Kids play in water. Make Texas streams safe for children
A general website link at Texas Commission on Environmental
Quality (TCEQ) for overall information about the
Texas â€śrecreational use attainability analysesâ€ť (RUAA)
Project and other stream segments under
study is as follows: click
â€˘ One TCEQ document of interest to people wanting
more in-depth information about the conduct of
a recreational use attainability analysis is
a May 2009 set of procedures that explains the process.
That document may be found by following the more specific
link under â€śEvaluating Appropriate Recreational Usesâ€ť on the website page noted.
FOR IMMEDIATE RELEASE: June 25, 2010 â€“ Austin, Texas
By Ken Kramer, Director, Lone Star Chapter of the Sierra Club For Background Information on Proposed Revisions to Texas Water Quality Standards:
Attorney Rick Lowerre, 512-469-6000
For More Information: Â Donna Hoffman, Sierra Club, 512-299-5776 or 512-477-1729
Statement of Ken Kramer, Director, Lone Star Chapter, Sierra Club on the Proposed Revisions to Water Quality Standards on the TCEQ Agenda for June 30, 2010
The Sierra Club strongly
urges the Texas Commission on Environmental Quality
(TCEQ) Commissioners to reject the proposed revisions
to the stateâ€™s bacteria pollution criteria that
are being recommended by the agency staff.
Â The TCEQ Commissioners should heed the public outcry over
the proposed weakening of protections from bacteria pollution
for the stateâ€™s streams and lakes and take a stand for public
health protection over polluter interests.
Â The Club also
urges Governor Perry, who appointed all three Commissioners,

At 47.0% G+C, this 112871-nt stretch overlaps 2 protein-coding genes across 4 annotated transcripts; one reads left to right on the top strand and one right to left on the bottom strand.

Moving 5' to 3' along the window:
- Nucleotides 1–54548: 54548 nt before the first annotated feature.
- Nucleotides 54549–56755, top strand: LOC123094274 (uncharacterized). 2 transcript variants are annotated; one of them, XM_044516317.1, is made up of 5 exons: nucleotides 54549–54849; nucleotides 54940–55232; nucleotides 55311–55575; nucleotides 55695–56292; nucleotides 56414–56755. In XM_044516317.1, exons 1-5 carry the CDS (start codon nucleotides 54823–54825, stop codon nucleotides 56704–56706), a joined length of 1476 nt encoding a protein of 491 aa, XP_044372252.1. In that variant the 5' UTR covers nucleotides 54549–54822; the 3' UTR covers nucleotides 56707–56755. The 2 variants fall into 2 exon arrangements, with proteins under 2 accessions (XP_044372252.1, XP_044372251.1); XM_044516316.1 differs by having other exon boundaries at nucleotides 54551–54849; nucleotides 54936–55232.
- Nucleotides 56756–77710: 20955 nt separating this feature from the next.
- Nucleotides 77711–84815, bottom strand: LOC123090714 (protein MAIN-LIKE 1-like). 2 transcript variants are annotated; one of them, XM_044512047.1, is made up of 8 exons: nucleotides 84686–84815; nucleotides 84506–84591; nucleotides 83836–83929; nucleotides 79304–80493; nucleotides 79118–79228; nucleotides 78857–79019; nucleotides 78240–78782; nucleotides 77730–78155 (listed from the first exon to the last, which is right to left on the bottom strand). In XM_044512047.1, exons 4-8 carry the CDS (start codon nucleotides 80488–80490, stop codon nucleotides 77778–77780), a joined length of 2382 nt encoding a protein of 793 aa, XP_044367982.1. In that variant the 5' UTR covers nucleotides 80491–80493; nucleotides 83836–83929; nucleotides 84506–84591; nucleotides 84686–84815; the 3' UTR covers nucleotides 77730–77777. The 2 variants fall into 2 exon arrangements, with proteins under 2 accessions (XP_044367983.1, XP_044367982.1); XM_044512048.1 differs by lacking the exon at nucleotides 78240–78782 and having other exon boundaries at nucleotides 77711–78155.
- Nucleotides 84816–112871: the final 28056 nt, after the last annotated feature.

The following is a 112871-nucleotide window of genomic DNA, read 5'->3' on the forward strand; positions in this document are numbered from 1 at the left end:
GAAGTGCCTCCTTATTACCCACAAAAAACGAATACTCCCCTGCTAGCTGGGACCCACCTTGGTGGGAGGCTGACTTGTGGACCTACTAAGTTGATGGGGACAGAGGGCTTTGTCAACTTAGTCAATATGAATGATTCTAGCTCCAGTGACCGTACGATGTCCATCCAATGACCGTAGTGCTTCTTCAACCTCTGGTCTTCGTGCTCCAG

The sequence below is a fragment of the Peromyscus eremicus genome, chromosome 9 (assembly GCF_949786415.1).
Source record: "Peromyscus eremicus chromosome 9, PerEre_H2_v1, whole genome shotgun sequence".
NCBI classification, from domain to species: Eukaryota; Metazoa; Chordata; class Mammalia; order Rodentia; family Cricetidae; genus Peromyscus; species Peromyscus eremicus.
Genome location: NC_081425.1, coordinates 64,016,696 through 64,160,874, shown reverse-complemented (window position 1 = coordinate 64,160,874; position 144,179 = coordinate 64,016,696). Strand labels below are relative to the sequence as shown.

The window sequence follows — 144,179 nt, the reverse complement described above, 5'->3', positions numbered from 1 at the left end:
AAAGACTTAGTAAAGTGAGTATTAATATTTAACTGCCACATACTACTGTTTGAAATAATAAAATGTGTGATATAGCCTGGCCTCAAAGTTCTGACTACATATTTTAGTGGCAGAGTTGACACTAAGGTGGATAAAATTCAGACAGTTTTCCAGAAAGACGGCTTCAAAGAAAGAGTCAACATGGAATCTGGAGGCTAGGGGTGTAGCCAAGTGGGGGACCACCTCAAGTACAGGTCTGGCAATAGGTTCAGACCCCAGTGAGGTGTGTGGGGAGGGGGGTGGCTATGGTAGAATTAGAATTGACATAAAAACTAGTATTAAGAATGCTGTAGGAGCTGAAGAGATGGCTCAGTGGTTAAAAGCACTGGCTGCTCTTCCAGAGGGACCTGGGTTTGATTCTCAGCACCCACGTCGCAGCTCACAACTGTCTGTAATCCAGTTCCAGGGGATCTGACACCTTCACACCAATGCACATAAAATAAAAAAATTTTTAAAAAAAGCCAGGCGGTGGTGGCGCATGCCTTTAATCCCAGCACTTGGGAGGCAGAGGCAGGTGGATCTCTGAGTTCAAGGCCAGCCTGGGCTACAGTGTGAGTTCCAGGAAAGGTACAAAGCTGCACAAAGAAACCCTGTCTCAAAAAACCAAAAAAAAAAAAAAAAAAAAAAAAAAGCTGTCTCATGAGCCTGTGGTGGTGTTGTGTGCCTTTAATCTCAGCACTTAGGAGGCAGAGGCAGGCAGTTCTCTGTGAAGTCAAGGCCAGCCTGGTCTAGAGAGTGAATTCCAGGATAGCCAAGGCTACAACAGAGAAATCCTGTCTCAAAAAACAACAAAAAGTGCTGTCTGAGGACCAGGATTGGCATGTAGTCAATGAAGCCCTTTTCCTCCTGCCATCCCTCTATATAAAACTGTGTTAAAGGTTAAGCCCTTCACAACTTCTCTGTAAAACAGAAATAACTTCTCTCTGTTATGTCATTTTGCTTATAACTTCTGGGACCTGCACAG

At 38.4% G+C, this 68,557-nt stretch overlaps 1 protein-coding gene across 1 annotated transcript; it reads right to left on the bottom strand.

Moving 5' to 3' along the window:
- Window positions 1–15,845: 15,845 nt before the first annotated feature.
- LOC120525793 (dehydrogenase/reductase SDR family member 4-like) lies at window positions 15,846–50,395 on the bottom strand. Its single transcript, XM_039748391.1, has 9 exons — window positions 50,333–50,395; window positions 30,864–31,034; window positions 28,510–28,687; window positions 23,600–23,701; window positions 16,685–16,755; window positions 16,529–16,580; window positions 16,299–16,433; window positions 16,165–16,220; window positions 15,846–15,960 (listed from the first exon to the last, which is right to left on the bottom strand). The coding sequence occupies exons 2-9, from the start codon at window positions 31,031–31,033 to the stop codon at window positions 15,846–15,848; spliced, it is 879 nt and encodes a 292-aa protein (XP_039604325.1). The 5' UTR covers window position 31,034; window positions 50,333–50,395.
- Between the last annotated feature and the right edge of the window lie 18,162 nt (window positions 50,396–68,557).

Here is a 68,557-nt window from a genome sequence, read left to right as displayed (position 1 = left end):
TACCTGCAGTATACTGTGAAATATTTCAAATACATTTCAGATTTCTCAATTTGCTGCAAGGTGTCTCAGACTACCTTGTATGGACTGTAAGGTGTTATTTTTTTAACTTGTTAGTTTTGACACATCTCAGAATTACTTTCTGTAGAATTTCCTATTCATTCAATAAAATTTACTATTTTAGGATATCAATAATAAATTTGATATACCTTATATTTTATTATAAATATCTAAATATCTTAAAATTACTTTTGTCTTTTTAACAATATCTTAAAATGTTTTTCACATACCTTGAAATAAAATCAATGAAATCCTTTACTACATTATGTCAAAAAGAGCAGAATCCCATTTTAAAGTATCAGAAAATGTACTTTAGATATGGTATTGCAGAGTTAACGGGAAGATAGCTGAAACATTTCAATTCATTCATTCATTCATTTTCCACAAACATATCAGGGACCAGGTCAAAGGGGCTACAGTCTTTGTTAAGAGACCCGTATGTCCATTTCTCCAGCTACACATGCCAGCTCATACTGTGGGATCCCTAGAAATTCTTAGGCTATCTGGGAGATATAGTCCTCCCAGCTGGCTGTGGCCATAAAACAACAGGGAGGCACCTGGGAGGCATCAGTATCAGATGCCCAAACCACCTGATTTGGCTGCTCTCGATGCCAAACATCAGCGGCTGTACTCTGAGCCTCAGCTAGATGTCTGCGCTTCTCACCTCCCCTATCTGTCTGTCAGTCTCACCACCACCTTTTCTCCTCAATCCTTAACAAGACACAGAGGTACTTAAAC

to weigh in opposing this downgrading of water quality for
Texas water bodies.
The fact is that there is no compelling reason to make
any changes to the bacteria pollution criteria at this
time â€“ indeed there is every reason not to do so.
U.S. Environmental Protection Agency (EPA), which ultimately
must approve any changes to the stateâ€™s surface water quality
standards, Â is currently working under a consent decree
and settlement agreement in a federal lawsuit to conduct
science and research in order to publish new or revised
recreational water quality criteria by October 2012.
Â The time for TCEQ to consider
any appropriate changes in its bacteria pollution standards
is after that EPA process is complete. Â To act now would
The TCEQ staff itself is aware of the great public opposition
to the weakening of the stateâ€™s bacteria pollution criteria.
Â In a nod to that opposition the staff is providing â€śoptionsâ€ť
to the TCEQ Commissioners to retain current bacteria pollution
criteria for a number of water bodies in the state, although
the staff is not recommending that the Commissioners do
Â While retaining bacteria pollution criteria for some
water bodies would be preferable to a wholesale downgrading
of the criteria for all water bodies, that would not be
sufficient for human health protection and does not negate
other changes being proposed for monitoring of bacteria
pollution, determining recreational use for streams, and
analysis of data that would further undermine protection
from bacteria pollution.